Tracey’s mother told Tracey’s story in a recorded interview. This is the transcript.

Tracey was the second born of our three children. She was about six months old when we found out that she had been born with a mild intellectual disability. Living in a farming community as we do, that was not easy for me or my husband to hear.

We just did the best we could and took the advice of the professionals at first. She went regularly to physio and to the occupational therapist for exercises with her hands. We'd just keep putting one foot in front of the other; we didn't really know what to do.

My husband was devastated at the time of the birth and his way of dealing with it was to bury himself in his work outside on the farm. We didn't really feel comfortable about Tracey having a disability and so we treated her as if she didn't.

Consequently, I was the one who was taking Tracey to appointments and hearing about her slowed development. I was the one taking care of her on a day-to-day basis for the first five years.

Partly because I didn't know what to do, and partly because of my own instincts, I started her at kindergym and kindergarten. She seemed to enjoy going there and it provided a sense of normalcy to our everyday life. She loved the staff and they seemed to be good with her. Living in a country area, the small kindergarten could cope with her needs alongside the other children.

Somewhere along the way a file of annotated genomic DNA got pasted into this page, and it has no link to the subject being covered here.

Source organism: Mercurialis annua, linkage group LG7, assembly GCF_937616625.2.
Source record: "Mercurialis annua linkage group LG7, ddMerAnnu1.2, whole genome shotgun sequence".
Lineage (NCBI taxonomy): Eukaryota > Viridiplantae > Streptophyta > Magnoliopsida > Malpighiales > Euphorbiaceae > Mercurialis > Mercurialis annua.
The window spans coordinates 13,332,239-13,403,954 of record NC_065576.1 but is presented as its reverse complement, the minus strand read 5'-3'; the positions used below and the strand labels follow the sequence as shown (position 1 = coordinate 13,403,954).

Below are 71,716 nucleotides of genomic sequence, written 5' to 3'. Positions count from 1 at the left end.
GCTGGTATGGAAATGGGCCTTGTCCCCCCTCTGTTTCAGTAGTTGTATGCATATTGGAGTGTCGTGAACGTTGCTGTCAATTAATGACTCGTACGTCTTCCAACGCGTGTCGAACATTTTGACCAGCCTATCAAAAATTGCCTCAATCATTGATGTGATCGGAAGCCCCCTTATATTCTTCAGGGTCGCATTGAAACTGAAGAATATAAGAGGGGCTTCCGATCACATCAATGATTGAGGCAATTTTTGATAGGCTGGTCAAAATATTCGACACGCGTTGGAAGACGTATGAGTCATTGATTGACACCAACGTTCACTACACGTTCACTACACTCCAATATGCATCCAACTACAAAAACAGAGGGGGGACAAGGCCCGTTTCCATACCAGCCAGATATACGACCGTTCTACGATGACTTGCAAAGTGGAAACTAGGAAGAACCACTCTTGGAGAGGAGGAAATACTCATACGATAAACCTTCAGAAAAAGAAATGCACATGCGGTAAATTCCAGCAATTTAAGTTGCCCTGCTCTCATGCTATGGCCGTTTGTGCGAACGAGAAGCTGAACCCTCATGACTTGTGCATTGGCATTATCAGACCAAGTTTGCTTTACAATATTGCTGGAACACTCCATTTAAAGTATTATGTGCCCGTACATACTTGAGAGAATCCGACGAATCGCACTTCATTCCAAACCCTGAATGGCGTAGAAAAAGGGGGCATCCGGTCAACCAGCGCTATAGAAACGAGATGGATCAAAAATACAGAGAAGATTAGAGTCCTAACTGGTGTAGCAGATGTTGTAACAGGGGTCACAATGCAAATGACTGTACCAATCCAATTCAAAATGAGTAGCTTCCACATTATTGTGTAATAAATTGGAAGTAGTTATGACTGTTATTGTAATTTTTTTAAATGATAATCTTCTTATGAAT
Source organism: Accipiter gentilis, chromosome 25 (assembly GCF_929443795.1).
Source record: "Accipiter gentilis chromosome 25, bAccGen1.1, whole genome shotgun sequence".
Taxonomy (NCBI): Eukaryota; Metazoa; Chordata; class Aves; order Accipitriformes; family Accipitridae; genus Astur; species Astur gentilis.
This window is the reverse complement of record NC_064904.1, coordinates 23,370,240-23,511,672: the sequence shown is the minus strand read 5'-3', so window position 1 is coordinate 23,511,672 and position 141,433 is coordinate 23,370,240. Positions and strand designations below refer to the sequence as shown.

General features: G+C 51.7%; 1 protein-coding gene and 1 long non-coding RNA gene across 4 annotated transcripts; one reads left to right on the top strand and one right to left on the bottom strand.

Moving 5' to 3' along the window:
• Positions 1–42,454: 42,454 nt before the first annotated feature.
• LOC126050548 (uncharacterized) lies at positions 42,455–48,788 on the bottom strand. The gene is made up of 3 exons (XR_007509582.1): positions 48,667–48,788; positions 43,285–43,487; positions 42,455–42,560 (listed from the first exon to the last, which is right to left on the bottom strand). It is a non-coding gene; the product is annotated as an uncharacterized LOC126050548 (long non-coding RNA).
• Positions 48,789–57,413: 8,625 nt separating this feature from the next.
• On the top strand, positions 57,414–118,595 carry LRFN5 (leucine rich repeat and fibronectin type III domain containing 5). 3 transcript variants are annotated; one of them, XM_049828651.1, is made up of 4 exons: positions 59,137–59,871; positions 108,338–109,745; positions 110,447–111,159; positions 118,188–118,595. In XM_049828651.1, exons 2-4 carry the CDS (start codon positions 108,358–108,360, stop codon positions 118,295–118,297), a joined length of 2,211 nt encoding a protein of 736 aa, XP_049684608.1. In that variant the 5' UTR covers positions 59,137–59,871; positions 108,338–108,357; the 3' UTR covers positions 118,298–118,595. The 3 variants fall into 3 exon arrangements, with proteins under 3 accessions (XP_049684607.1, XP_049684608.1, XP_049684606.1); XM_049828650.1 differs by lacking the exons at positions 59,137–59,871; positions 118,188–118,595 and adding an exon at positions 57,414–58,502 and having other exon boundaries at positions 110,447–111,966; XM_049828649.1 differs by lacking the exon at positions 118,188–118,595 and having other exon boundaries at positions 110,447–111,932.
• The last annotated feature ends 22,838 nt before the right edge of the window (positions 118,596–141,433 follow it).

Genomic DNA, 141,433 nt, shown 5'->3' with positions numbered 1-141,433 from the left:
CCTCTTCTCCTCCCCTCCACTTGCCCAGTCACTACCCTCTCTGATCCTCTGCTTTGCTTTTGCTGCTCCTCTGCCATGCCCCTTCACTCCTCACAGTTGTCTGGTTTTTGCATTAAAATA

When it came time for school I didn't even think about her going to a special school even though there was one in the town. We just sent her to the local primary school which provided education for children coming from the surrounding farming areas.

Tracey attended a normal class but we had special tuition for certain lessons. Class work was a struggle for Tracey; however we put extra energy and money into tutoring her.

Bullying was a problem that we had to deal with as some of the older boys would call her names. I soon got the teachers involved in that situation and together we did all we could to minimise their contact with Tracey without her feeling punished.

She got through primary school and went on to do high school. I noticed that as Tracey grew older she looked a bit more like she had an intellectual disability. But I never let her know that. She was always given lots of attention and praise just as her brother was. I always made sure that she looked pretty and wore the best clothing.

She had some friends from primary school doing the same classes as her in high school. I made sure that she got the same opportunities as other kids so she went on school trips to Canberra and to the snow. I always felt a little uneasy about these trips but I sensed that it was important for her to experience similar things as her friends.

When she left school we weren’t sure about what she could do. She had passed high school at fourth year standard with some extra tuition. It soon became clear to us that Tracey wanted to experience work and so we supported her in looking for a job.

We never questioned whether she could or could not manage it. Tracey went to quite a few job interviews but was unsuccessful. In the end Tracey heard about a receptionist job at the local fodder store.  

Tracey went for the job interview dressed beautifully and got the job. We were so proud of her and she was so delighted to be a ‘working girl’. She still works at the fodder store and now is responsible for doing a wider range of duties. She gets on well with the other office staff and according to her boss she does a good job.

I think Tracey has inherited some of her father's work ethic because she is very enthusiastic about being on time and having her work done before she leaves each day. It's given her a lot of freedom and choice in where she goes and what she buys.